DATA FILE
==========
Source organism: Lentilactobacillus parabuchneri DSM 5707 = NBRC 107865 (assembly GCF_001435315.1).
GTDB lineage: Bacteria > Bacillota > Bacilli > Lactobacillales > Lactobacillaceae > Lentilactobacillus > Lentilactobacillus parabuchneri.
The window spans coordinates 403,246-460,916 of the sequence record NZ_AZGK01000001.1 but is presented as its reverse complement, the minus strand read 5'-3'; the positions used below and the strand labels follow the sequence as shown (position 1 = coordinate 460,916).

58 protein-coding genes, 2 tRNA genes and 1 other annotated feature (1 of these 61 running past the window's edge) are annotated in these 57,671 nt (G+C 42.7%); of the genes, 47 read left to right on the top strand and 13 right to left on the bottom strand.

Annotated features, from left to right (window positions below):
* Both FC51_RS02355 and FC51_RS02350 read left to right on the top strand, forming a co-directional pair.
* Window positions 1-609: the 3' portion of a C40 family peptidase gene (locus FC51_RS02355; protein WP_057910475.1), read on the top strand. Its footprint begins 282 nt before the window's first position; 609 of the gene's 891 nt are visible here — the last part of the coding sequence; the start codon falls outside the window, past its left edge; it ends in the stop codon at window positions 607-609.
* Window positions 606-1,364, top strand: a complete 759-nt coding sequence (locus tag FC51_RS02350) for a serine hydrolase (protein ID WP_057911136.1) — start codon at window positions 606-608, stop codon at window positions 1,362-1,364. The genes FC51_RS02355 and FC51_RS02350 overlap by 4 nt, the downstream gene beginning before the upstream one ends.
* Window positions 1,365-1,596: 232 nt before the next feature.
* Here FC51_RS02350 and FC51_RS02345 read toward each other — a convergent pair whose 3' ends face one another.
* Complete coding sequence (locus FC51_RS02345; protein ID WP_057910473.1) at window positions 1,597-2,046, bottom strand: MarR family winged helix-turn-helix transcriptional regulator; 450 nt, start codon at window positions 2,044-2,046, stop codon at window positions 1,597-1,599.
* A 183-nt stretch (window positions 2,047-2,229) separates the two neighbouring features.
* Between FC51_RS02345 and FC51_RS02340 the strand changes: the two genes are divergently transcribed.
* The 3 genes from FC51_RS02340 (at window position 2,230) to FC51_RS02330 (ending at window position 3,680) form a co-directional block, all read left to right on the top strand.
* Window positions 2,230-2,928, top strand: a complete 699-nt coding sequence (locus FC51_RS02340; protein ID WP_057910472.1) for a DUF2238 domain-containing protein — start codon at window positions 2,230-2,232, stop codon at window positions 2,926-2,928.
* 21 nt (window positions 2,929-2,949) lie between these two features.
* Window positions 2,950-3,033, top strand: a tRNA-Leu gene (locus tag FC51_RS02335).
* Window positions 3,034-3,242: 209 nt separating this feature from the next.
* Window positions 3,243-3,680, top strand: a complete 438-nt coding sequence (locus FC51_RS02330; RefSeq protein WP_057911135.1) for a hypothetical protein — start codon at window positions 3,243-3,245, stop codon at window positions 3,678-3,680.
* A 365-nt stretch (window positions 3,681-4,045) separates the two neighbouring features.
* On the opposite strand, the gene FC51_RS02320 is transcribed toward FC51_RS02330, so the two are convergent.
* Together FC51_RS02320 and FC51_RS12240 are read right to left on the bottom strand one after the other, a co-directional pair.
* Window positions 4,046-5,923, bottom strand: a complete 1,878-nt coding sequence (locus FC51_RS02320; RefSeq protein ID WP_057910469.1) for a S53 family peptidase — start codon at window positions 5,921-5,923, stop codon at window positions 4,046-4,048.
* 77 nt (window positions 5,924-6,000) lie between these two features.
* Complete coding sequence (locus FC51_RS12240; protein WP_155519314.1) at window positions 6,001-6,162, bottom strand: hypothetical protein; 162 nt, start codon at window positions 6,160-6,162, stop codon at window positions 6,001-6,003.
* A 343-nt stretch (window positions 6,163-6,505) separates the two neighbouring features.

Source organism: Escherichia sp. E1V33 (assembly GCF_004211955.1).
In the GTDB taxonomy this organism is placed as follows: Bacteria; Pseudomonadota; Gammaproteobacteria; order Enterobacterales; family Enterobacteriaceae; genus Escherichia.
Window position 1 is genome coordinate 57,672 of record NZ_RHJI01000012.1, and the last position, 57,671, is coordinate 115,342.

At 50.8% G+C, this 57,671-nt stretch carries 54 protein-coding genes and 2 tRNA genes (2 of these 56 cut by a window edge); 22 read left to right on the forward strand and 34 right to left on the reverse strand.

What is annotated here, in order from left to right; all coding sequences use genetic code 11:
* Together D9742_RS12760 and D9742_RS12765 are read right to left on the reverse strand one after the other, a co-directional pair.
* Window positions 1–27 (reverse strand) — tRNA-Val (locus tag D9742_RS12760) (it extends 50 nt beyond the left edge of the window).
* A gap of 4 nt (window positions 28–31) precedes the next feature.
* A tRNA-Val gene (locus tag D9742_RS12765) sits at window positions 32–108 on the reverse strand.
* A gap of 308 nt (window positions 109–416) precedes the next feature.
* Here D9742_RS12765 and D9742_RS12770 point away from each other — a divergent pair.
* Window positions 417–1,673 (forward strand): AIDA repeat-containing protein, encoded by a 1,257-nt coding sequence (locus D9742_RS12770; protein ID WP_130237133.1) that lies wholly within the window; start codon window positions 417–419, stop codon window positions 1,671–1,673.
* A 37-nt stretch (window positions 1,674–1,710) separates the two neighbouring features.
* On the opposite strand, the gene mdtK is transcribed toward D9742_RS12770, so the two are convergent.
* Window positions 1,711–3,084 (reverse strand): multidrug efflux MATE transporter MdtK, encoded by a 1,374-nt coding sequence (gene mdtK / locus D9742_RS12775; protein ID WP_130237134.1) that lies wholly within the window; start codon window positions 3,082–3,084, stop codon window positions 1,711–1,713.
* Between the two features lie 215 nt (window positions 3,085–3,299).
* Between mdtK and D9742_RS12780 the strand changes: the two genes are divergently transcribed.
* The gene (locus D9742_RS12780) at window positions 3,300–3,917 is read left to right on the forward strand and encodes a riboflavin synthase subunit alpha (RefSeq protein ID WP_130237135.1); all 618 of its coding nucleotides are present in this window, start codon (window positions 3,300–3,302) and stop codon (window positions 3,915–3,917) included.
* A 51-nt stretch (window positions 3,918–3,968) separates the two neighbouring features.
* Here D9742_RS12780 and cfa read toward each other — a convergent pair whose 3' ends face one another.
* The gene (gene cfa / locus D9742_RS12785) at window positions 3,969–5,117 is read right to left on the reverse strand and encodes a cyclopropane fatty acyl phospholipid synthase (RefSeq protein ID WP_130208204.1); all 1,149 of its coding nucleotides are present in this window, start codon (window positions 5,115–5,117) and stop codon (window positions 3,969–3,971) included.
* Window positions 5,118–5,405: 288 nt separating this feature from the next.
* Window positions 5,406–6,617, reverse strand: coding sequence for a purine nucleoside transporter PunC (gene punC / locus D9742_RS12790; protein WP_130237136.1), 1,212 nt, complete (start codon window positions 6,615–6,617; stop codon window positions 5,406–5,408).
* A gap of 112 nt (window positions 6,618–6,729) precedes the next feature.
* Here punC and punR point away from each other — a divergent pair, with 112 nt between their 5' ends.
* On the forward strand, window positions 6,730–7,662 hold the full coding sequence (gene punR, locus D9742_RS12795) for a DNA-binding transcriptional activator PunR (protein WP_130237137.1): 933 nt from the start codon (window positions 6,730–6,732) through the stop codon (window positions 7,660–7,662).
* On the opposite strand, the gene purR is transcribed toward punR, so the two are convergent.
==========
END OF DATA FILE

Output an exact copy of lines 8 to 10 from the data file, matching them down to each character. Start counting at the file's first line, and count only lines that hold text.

* Window positions 606-1,364, top strand: a complete 759-nt coding sequence (locus tag FC51_RS02350) for a serine hydrolase (protein ID WP_057911136.1) — start codon at window positions 606-608, stop codon at window positions 1,362-1,364. The genes FC51_RS02355 and FC51_RS02350 overlap by 4 nt, the downstream gene beginning before the upstream one ends.
* Window positions 1,365-1,596: 232 nt before the next feature.
* Here FC51_RS02350 and FC51_RS02345 read toward each other — a convergent pair whose 3' ends face one another.